4 min read.Updated: 19 Jan 2021, 01:15 PM ISTRanen Banerjee
''We can fairly expect a much higher allocation of expenditure for infrastructure sector than has been the trend. The allocations to the health sector will be higher, given the weaknesses exposed in the sector by the pandemic.''
Given the loss in national income and consequent dips in per capita income, demand generation should be the key focus for the government in the upcoming Union Budget. The demand generation has to be through generation of employment and putting more money in the hands of the consuming masses to spend. We can therefore fairly expect a much higher allocation of expenditure for infrastructure sector than has been the trend. The allocations to the health sector will be higher, given the weaknesses exposed in the sector by the pandemic.
Given the developments in the farm sector and pledge of the government to double farmers’ income, allocations to strengthen agriculture infrastructure - especially storage infrastructure like silos and cold chain – are also likely to be higher.
The worst impacted sector due to the pandemic has been travel and tourism. This sector will need some support as it contributes greatly to employment and can fuel demand. The government may consider providing some indirect support to the sector by way of higher LTA or an additional LTA claim in the current block for the salaried.
The government could also consider a one-time special standard deduction for incomes up to ₹1 million (10 lakh) towards pushing more consumption and hence demand generation. The revenue lost by this measure will be more than made up through the demand generated in the economy from the same by way of additional indirect taxes and possibly some direct tax impact also.
Infra projects that are over 90% complete and those that could be completed in the first half of the fiscal before onset of the monsoons should get maximum allocation. This will make those projects operational before onset of monsoons. These projects can then be monetized and capital unlocked through TOT modes for them within the financial year itself thus making them deficit neutral. The process for monetizing them should begin immediately so that they can bring in the revenues during the year itself allowing for the higher expenditure allocations without impacting deficits negatively.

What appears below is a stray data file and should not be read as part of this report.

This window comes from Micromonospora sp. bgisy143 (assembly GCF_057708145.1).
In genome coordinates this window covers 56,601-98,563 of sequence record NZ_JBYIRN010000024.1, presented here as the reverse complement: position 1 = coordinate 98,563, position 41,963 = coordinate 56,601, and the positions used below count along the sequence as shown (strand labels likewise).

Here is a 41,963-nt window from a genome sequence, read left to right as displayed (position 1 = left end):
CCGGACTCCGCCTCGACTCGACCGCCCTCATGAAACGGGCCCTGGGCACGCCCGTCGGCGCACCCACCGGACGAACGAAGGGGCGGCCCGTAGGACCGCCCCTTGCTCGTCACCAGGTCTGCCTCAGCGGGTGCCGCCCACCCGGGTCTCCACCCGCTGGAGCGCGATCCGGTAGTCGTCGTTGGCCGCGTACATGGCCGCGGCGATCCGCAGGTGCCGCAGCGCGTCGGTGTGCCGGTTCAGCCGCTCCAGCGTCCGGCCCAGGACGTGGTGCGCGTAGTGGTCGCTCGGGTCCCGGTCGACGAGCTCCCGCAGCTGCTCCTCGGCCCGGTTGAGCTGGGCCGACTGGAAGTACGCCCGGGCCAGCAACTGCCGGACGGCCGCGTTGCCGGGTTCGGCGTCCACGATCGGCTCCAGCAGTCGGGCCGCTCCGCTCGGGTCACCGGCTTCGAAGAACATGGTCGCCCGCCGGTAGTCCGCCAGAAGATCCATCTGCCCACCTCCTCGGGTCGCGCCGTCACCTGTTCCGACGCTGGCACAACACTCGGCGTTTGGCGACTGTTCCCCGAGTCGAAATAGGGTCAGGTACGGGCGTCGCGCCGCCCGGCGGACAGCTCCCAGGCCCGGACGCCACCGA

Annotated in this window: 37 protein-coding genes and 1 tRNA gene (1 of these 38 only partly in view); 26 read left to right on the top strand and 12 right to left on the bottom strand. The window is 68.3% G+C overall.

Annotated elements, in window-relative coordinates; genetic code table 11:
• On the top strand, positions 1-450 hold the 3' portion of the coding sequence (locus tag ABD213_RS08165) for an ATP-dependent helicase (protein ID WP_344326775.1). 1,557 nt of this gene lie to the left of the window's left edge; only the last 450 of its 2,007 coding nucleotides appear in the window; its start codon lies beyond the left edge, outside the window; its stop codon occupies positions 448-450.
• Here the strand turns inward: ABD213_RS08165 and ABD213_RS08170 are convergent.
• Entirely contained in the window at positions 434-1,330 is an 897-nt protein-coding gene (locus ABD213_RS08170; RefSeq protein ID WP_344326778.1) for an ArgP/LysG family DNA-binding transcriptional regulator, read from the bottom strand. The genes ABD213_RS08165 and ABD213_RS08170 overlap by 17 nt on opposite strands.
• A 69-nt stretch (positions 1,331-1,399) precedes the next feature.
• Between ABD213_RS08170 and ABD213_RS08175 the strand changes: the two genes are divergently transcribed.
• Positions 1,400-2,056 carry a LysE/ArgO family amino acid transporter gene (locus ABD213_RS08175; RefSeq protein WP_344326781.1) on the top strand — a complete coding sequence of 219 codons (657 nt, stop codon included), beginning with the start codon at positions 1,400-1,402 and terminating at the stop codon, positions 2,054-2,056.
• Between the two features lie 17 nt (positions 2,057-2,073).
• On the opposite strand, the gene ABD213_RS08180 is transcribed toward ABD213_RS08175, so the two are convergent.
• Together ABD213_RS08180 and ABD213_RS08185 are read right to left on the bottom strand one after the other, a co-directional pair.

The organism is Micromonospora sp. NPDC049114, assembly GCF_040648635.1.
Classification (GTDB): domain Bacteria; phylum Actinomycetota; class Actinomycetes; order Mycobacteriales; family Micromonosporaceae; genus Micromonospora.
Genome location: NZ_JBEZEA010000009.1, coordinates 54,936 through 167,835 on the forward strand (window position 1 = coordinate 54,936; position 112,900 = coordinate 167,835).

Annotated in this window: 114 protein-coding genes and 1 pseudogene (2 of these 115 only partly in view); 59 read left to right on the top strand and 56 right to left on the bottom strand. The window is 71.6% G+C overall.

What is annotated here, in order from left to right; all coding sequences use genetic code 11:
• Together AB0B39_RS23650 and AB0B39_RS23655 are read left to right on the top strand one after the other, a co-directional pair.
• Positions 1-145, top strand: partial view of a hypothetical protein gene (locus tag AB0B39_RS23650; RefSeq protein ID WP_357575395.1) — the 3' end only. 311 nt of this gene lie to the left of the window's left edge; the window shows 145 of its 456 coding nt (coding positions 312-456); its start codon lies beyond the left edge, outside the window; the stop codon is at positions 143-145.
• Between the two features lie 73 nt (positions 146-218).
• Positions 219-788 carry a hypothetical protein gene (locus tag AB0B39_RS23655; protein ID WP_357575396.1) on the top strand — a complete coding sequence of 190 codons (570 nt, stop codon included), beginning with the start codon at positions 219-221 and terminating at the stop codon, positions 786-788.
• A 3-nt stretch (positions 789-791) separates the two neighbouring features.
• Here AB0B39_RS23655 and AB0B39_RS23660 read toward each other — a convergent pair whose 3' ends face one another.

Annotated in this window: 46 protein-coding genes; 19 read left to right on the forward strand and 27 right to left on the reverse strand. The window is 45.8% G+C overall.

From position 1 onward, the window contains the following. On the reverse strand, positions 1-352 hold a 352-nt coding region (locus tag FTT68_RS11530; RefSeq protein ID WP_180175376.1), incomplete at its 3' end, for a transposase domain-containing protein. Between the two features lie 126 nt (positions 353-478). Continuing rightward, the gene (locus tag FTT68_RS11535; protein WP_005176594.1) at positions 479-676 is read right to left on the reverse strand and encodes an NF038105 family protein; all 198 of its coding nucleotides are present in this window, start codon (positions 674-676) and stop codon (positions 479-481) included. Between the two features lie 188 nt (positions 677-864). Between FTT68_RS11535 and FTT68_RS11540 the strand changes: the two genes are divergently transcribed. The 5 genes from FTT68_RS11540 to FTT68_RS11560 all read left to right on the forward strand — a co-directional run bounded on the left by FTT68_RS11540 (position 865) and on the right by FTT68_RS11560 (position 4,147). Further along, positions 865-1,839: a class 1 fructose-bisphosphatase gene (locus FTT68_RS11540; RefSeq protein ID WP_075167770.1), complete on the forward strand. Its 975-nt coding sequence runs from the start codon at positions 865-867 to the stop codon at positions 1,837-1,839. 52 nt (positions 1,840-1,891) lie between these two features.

The buoyancy in GST revenues being experienced owing to efficiencies brought in the system as well as increasing formalization through digital transactions and ecommerce in the economy. The higher GST and formalization will also lead to some rub off on the direct taxes from the non-salaried class too. It will also therefore give an additional revenue boost to offset revenue loss on account of additional standard deductions that may be provided to the salaried class.
With GST revenues touching ₹1.15 trillion in December 2020, we can fairly expect it to average ₹1.25 trillion per month in FY22. This will be about ₹25,000 crore additional per month revenue for the government. Taking approx. 50% of this into the central government kitty, it will be approx. ₹12500 crore of additional revenues that translate to ₹1.5 trillion of annual additional revenues which is about 0.75% of GDP additional cover in terms of resourcing.
The government also needs to focus on procurement efficiencies that can provide a savings of at least ₹25000 crore for the central government. An undertaking to provide payments for valid invoices to suppliers of government within 30 days will also bring down the cost of goods and services supplied to the government. A discount percentage on Directorate General of Supplies and Disposals (DGS&D) rates as a procurement parameter with an undertaking for payments to be made by the government within 30 days will bring in immense savings to the government.
Given the easy monetary policy and liquidity conditions prevailing globally that has had a positive impact on the capital markets, the process of divestment needs to be speeded up for the non-strategic PSUs as announced under the Atma Nirbhar Bharat scheme. The Government can get lucrative valuations for the investments that have been made in these PSUs in the current market conditions. These revenues will add to the firepower in the Finance Minister’s arsenal to pump prime the economy.
Private sector investment appetite would possibly come back towards end of FY22 with majority of population having been vaccinated globally and trade, commerce and travel resuming without restrictions. Till then the economy will need a pump priming from the government given business as usual demand and capacity utilization remaining weak through majority of the year. We will also have to build resilience for the taper tantrums that could be experienced in early FY23 once the monetary policy begins swinging to tightening across the globe in FY23.
Thus, we can expect an expansionary budget with higher deficit targets to the tune of 6% for the next fiscal with a commitment to bring it down to 4.5% in FY24 and 3.5% in FY25. Such a glide path will also assuage the credit rating agencies and mitigate any risks of a sovereign downgrade.
Banerjee is Leader Economic Advisory Services at PwC India. Views expressed are his own.